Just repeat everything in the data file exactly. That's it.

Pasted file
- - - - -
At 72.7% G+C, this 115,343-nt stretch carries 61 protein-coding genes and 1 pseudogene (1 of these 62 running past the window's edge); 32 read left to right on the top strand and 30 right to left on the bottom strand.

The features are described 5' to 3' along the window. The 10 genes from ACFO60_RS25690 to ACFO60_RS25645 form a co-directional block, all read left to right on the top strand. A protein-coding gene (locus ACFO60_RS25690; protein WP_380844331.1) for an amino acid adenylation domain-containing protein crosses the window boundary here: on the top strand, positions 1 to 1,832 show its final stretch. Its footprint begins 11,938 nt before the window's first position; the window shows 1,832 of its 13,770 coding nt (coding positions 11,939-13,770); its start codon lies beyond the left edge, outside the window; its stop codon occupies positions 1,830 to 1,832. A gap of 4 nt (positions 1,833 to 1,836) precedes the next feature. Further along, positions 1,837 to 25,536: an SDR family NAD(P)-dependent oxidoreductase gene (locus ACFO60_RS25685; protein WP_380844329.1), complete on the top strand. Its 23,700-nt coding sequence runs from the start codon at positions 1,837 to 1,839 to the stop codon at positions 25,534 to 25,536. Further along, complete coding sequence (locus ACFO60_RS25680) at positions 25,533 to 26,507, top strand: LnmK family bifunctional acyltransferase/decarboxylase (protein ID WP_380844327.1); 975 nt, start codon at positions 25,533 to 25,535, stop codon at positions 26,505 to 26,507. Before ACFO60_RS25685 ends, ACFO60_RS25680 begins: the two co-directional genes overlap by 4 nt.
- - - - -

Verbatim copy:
At 72.7% G+C, this 115,343-nt stretch carries 61 protein-coding genes and 1 pseudogene (1 of these 62 running past the window's edge); 32 read left to right on the top strand and 30 right to left on the bottom strand.

The features are described 5' to 3' along the window. The 10 genes from ACFO60_RS25690 to ACFO60_RS25645 form a co-directional block, all read left to right on the top strand. A protein-coding gene (locus ACFO60_RS25690; protein WP_380844331.1) for an amino acid adenylation domain-containing protein crosses the window boundary here: on the top strand, positions 1 to 1,832 show its final stretch. Its footprint begins 11,938 nt before the window's first position; the window shows 1,832 of its 13,770 coding nt (coding positions 11,939-13,770); its start codon lies beyond the left edge, outside the window; its stop codon occupies positions 1,830 to 1,832. A gap of 4 nt (positions 1,833 to 1,836) precedes the next feature. Further along, positions 1,837 to 25,536: an SDR family NAD(P)-dependent oxidoreductase gene (locus ACFO60_RS25685; protein WP_380844329.1), complete on the top strand. Its 23,700-nt coding sequence runs from the start codon at positions 1,837 to 1,839 to the stop codon at positions 25,534 to 25,536. Further along, complete coding sequence (locus ACFO60_RS25680) at positions 25,533 to 26,507, top strand: LnmK family bifunctional acyltransferase/decarboxylase (protein ID WP_380844327.1); 975 nt, start codon at positions 25,533 to 25,535, stop codon at positions 26,505 to 26,507. Before ACFO60_RS25685 ends, ACFO60_RS25680 begins: the two co-directional genes overlap by 4 nt.